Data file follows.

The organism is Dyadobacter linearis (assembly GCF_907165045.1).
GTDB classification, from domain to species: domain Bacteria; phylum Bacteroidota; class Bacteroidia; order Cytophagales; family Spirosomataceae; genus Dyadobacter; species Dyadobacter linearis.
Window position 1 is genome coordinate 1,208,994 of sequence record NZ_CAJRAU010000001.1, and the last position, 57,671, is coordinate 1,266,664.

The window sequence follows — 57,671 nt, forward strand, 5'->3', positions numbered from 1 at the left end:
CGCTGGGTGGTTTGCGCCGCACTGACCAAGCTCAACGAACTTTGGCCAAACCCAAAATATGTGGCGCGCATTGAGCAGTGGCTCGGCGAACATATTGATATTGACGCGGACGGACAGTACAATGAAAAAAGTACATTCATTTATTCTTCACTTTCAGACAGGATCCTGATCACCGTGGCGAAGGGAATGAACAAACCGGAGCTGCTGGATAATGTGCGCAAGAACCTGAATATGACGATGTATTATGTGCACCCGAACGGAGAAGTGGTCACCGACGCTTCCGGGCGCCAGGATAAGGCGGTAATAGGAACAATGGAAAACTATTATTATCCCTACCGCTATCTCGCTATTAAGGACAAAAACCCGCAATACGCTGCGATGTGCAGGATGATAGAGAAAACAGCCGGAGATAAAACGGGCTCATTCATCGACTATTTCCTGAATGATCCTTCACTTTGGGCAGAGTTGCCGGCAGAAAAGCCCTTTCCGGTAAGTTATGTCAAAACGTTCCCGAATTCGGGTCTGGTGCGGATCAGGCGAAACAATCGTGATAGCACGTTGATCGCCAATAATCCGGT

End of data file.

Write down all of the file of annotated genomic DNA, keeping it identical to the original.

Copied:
The organism is Dyadobacter linearis (assembly GCF_907165045.1).
GTDB classification, from domain to species: domain Bacteria; phylum Bacteroidota; class Bacteroidia; order Cytophagales; family Spirosomataceae; genus Dyadobacter; species Dyadobacter linearis.
Window position 1 is genome coordinate 1,208,994 of sequence record NZ_CAJRAU010000001.1, and the last position, 57,671, is coordinate 1,266,664.

The window sequence follows — 57,671 nt, forward strand, 5'->3', positions numbered from 1 at the left end:
CGCTGGGTGGTTTGCGCCGCACTGACCAAGCTCAACGAACTTTGGCCAAACCCAAAATATGTGGCGCGCATTGAGCAGTGGCTCGGCGAACATATTGATATTGACGCGGACGGACAGTACAATGAAAAAAGTACATTCATTTATTCTTCACTTTCAGACAGGATCCTGATCACCGTGGCGAAGGGAATGAACAAACCGGAGCTGCTGGATAATGTGCGCAAGAACCTGAATATGACGATGTATTATGTGCACCCGAACGGAGAAGTGGTCACCGACGCTTCCGGGCGCCAGGATAAGGCGGTAATAGGAACAATGGAAAACTATTATTATCCCTACCGCTATCTCGCTATTAAGGACAAAAACCCGCAATACGCTGCGATGTGCAGGATGATAGAGAAAACAGCCGGAGATAAAACGGGCTCATTCATCGACTATTTCCTGAATGATCCTTCACTTTGGGCAGAGTTGCCGGCAGAAAAGCCCTTTCCGGTAAGTTATGTCAAAACGTTCCCGAATTCGGGTCTGGTGCGGATCAGGCGAAACAATCGTGATAGCACGTTGATCGCCAATAATCCGGT